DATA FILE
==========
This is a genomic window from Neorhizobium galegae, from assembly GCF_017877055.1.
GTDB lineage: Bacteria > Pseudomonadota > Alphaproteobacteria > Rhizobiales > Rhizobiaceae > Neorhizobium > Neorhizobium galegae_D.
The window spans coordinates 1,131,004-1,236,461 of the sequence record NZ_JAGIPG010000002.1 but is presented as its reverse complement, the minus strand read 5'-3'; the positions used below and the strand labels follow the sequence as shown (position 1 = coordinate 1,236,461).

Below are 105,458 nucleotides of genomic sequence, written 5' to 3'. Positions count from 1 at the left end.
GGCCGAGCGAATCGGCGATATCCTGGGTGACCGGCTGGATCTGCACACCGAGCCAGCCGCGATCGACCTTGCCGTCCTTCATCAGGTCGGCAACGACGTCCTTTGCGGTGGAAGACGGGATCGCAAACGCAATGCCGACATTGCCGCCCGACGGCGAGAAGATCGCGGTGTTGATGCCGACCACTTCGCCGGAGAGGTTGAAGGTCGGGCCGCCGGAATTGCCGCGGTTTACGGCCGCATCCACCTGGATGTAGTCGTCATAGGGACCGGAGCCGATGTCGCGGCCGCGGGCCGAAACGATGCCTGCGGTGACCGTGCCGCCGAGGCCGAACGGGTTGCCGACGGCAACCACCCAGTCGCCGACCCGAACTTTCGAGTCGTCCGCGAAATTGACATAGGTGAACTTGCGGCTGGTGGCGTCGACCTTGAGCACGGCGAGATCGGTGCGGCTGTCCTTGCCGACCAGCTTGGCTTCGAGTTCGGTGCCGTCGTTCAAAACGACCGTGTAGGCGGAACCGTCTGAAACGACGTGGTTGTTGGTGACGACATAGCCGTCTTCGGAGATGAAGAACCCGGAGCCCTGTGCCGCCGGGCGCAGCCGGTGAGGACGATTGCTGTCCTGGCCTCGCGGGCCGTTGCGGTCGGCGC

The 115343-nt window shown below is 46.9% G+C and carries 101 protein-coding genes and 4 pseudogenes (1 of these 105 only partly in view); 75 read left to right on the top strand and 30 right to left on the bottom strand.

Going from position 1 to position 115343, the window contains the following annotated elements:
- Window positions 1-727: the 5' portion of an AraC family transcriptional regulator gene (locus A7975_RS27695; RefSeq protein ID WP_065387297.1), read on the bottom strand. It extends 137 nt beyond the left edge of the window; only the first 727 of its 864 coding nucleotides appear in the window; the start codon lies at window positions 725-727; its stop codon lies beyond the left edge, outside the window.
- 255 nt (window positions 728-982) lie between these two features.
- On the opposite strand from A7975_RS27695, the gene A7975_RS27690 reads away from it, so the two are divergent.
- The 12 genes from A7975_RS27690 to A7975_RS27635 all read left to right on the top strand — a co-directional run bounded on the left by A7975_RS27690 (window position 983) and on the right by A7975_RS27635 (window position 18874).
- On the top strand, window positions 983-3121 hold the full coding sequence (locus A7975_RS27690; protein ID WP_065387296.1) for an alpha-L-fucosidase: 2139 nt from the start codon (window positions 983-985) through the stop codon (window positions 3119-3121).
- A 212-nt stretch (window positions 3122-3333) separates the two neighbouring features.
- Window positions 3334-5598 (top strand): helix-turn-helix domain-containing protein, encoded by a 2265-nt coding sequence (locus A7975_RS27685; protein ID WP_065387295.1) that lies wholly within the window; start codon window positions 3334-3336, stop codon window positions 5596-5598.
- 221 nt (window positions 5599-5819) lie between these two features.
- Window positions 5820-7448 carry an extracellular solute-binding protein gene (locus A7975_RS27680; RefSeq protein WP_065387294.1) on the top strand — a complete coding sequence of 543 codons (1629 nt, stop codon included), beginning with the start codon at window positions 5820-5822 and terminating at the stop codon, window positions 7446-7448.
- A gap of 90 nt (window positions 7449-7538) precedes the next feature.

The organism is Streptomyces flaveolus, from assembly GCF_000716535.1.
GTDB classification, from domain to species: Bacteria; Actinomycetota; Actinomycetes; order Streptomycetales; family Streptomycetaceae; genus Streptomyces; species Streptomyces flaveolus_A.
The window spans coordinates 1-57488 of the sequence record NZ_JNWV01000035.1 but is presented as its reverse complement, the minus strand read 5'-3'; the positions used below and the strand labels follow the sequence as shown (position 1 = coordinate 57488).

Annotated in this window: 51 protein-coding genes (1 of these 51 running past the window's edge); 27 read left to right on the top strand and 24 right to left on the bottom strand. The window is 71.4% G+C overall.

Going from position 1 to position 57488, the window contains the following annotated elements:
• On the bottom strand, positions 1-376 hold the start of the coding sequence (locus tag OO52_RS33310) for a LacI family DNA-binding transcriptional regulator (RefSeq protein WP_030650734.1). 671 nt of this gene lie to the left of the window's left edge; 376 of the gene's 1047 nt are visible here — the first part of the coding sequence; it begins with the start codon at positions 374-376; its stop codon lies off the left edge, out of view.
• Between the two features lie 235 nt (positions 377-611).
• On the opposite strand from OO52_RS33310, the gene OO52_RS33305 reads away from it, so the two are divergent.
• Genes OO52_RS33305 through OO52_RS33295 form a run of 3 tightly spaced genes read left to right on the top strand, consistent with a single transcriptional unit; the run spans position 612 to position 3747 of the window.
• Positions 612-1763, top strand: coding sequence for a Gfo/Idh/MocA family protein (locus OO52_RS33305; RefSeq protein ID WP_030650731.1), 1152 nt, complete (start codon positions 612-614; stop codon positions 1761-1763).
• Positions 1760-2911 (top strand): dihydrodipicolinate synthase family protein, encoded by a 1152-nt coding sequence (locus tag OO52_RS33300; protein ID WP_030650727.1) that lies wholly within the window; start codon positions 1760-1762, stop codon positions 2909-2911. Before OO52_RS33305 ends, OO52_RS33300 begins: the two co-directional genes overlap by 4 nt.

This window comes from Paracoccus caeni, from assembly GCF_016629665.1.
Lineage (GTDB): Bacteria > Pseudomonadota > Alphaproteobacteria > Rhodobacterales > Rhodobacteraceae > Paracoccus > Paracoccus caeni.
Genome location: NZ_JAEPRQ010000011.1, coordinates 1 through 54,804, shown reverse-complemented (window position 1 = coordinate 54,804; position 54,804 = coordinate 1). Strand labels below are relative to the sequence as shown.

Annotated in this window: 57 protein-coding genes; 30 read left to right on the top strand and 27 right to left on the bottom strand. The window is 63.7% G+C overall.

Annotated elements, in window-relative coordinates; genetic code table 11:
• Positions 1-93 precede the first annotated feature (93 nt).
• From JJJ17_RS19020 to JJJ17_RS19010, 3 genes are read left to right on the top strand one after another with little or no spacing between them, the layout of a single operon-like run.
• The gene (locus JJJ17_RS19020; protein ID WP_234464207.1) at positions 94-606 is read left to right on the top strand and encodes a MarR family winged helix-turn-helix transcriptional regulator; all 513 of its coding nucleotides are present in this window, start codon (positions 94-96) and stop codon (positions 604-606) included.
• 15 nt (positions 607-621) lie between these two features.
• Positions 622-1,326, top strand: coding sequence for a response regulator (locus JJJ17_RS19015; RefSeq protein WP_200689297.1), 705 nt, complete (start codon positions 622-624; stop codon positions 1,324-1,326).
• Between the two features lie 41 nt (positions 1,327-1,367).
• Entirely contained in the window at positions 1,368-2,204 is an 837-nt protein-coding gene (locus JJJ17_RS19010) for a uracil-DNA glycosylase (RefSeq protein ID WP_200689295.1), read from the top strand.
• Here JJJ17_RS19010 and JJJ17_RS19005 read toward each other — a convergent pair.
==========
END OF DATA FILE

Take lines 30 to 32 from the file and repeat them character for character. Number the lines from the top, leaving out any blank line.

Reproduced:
Lineage (GTDB): Bacteria > Pseudomonadota > Alphaproteobacteria > Rhodobacterales > Rhodobacteraceae > Paracoccus > Paracoccus caeni.
Genome location: NZ_JAEPRQ010000011.1, coordinates 1 through 54,804, shown reverse-complemented (window position 1 = coordinate 54,804; position 54,804 = coordinate 1). Strand labels below are relative to the sequence as shown.

Annotated in this window: 57 protein-coding genes; 30 read left to right on the top strand and 27 right to left on the bottom strand. The window is 63.7% G+C overall.